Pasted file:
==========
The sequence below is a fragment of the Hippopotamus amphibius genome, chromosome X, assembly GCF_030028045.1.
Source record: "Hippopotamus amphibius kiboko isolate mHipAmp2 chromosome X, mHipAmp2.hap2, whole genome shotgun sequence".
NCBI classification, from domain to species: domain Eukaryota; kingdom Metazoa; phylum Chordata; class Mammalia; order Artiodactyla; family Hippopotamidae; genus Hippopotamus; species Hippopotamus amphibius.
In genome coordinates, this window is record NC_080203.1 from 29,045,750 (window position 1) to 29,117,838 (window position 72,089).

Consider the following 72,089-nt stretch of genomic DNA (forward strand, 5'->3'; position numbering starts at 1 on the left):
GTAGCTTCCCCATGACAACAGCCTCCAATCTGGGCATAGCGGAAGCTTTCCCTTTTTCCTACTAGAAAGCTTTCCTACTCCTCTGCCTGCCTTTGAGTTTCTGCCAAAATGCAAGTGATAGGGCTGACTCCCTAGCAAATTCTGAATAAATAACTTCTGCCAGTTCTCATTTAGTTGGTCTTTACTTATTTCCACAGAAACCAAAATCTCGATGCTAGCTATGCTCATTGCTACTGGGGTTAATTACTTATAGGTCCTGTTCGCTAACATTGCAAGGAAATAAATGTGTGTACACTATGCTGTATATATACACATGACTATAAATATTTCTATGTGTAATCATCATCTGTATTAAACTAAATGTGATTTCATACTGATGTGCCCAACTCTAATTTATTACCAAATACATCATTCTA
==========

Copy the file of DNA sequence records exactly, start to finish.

The sequence below is a fragment of the Hippopotamus amphibius genome, chromosome X, assembly GCF_030028045.1.
Source record: "Hippopotamus amphibius kiboko isolate mHipAmp2 chromosome X, mHipAmp2.hap2, whole genome shotgun sequence".
NCBI classification, from domain to species: domain Eukaryota; kingdom Metazoa; phylum Chordata; class Mammalia; order Artiodactyla; family Hippopotamidae; genus Hippopotamus; species Hippopotamus amphibius.
In genome coordinates, this window is record NC_080203.1 from 29,045,750 (window position 1) to 29,117,838 (window position 72,089).

Consider the following 72,089-nt stretch of genomic DNA (forward strand, 5'->3'; position numbering starts at 1 on the left):
GTAGCTTCCCCATGACAACAGCCTCCAATCTGGGCATAGCGGAAGCTTTCCCTTTTTCCTACTAGAAAGCTTTCCTACTCCTCTGCCTGCCTTTGAGTTTCTGCCAAAATGCAAGTGATAGGGCTGACTCCCTAGCAAATTCTGAATAAATAACTTCTGCCAGTTCTCATTTAGTTGGTCTTTACTTATTTCCACAGAAACCAAAATCTCGATGCTAGCTATGCTCATTGCTACTGGGGTTAATTACTTATAGGTCCTGTTCGCTAACATTGCAAGGAAATAAATGTGTGTACACTATGCTGTATATATACACATGACTATAAATATTTCTATGTGTAATCATCATCTGTATTAAACTAAATGTGATTTCATACTGATGTGCCCAACTCTAATTTATTACCAAATACATCATTCTA